Communicating with the Other World

From The Arthur Conan Doyle Encyclopedia

Communicating with the Other World is an review written by Sir Arthur Conan Doyle first published in The New-York Times on 18 june 1922.

Communicating with the Other World

The New-York Times (18 october 1914)


COMMUNICATIONS WITH THE NEXT WORLD. The Right and the Wrong Methods. A Textbook given by William T. Stead from "Beyond the Veil" through Mme. Hyver. Edited by Estelle W. Stead. New York, George H. Doran Company.

Experienced spiritualists look with deep suspicion upon all posthumous productions which have great names attached to them. Too much have we suffered from Shakespeares who cannot write, Shelleys who cannot scan and Coleridges who have lost all virility of thought. They are usually either subconscious personalities of the writer, manifesting in unexpected ways, or, as we hold, they may be the work of pompous and foolish entities in the beyond, for, since the essence of our creed is that death makes no difference to the personality, we must be surrounded by such undeveloped natures. I have seen a few cases, and only a few, where the style and the matter were so characteristic that all my literary instincts told me that it was the man himself. I remember, for example, a very beautiful piece of English purporting to come from Oscar Wilde which contained a description of the Arctic Sea, "Waters of foaming jade," which was as clearly his as if I had seen him write it.

This little book may also, in my opinion, be accepted at its face value. The evidence seems as clear as possible. We have the fact that Miss Stead was told that the information would come through French medium — a most unlikely thing for any one to imagine or invent — and then the actual fulfillment. An excellent reason is given also, since the writer declares that he wanted a clear slate, and not one which had already been marked or blurred by personal contact with himself.

The result justifies the attempt, as the book constitutes the clearest revelation which we have had of the most safe. It is the one with which nature and difficulties of mediumship as seen from the other side. Our own usual division is, roughly, that this strange and sacred power, which is probably latent in all of us, though it is predominant in a few, can best be divided into external and internal. The former covers all physical phenomena, lights, movements, levitations and other signs of power which are, in our opinion, signs and wonders to attract the attention of mankind and lead him to consider the spiritual forces which lie behind them. Internal medium ship would include the gift of hearing, the gift of discerning spirits, of trance utterance, of spirit possession, of automatic writing, and all other Intellectual manifestations of a power outside ourselves. The writer of this book brings out with great clearness the fact that a discarnate entity has grave difficulties in reaching us and in manifesting in matter. The unreasonable people who are continually asking why do not spirits do this or that make no allowance for these difficulties, which are so great that the writer professes herself to be astonished that they have been able to accomplish so much as they have, a considering the wretched response which they have met with from us, fie is insistent upon the fact that if we accustom ourselves to the view that we are spirits here and now, refusing to submit to complete submergence in matter, that will lift our plane up so much nearer to theirs that communication will be much easier.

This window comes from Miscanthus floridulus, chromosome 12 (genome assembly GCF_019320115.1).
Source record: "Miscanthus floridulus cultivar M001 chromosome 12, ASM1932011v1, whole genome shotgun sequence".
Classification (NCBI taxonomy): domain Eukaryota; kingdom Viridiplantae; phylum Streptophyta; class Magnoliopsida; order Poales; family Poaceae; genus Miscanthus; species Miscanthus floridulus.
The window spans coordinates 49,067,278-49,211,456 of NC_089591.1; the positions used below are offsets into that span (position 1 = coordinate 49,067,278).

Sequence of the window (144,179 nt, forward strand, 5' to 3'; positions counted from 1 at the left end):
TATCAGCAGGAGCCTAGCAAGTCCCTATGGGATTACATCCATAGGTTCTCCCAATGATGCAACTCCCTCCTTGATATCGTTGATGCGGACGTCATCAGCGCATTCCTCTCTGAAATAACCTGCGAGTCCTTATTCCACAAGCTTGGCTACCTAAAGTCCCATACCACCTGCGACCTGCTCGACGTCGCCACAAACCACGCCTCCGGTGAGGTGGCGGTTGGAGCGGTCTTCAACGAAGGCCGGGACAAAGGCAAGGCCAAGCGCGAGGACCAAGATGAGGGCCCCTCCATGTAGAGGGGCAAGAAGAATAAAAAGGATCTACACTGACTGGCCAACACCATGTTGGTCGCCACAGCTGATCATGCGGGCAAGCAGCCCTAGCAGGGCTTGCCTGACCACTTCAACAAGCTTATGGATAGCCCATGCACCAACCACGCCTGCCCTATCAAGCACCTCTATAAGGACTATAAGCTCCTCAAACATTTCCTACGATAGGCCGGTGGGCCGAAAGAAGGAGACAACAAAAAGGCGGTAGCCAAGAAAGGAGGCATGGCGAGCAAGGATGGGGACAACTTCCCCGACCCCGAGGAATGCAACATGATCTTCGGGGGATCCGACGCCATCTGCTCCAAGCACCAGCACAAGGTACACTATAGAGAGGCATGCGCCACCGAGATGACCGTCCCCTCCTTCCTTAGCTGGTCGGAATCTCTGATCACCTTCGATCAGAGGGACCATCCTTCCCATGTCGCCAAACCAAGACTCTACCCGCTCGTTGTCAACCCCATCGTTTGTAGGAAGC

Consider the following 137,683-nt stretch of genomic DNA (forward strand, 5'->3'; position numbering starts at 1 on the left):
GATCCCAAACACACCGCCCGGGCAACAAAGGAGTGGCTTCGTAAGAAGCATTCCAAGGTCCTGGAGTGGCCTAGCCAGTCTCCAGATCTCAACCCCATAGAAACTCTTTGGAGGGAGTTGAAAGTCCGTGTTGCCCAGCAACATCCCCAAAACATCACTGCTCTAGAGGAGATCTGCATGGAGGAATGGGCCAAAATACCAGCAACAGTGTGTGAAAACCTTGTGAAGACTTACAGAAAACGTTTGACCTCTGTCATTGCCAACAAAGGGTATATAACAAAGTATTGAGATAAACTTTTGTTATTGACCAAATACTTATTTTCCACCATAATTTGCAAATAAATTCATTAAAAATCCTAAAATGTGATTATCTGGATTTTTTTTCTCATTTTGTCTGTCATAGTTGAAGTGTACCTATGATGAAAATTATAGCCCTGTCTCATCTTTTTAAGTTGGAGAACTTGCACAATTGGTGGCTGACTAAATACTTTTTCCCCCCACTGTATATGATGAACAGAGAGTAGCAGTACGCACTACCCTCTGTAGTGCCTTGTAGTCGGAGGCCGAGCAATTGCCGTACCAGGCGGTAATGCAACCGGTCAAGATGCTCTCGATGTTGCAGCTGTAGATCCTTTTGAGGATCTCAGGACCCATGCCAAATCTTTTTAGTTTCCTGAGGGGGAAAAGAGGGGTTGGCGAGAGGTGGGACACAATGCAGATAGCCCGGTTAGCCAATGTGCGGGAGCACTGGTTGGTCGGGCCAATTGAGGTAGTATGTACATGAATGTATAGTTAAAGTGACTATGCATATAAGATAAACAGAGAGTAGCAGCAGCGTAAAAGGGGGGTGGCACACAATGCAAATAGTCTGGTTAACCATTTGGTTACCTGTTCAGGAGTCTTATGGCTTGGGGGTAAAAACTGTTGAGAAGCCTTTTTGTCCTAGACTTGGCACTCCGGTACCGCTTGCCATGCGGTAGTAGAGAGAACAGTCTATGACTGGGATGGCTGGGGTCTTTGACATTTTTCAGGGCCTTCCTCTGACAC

Of all forms of mediumship, the intuitive or indirect appears to be the I am myself most familiar. as I have a supreme example of it in my own family. In this ease the writer is perfectly normal all the time, and her brain can tell a second or so in advance what the written word will be, and yet the total message, though often lacking absolute detail in names and dates, is most clearly from outside her own organism. Here, then, is none of that fear of obsession which may be justified when the whole body is given up to an outside visitor, and yet many great trance mediums whom I have known have enjoyed as good health and as well-balanced minds as their fellows. On the whole, as the writer concludes, it would be well for those who are hysterical or weak to avoid any contact with such a form of communication.

The book is sane, moderate and conservative to a degree which some spiritualists would consider excessive. It bears the mark of deep thought and mellow wisdom. Nothing of greater authority has ever appeared upon the subject, though it is only the advanced psychic student who will appreciate how weighty are the judgments expressed.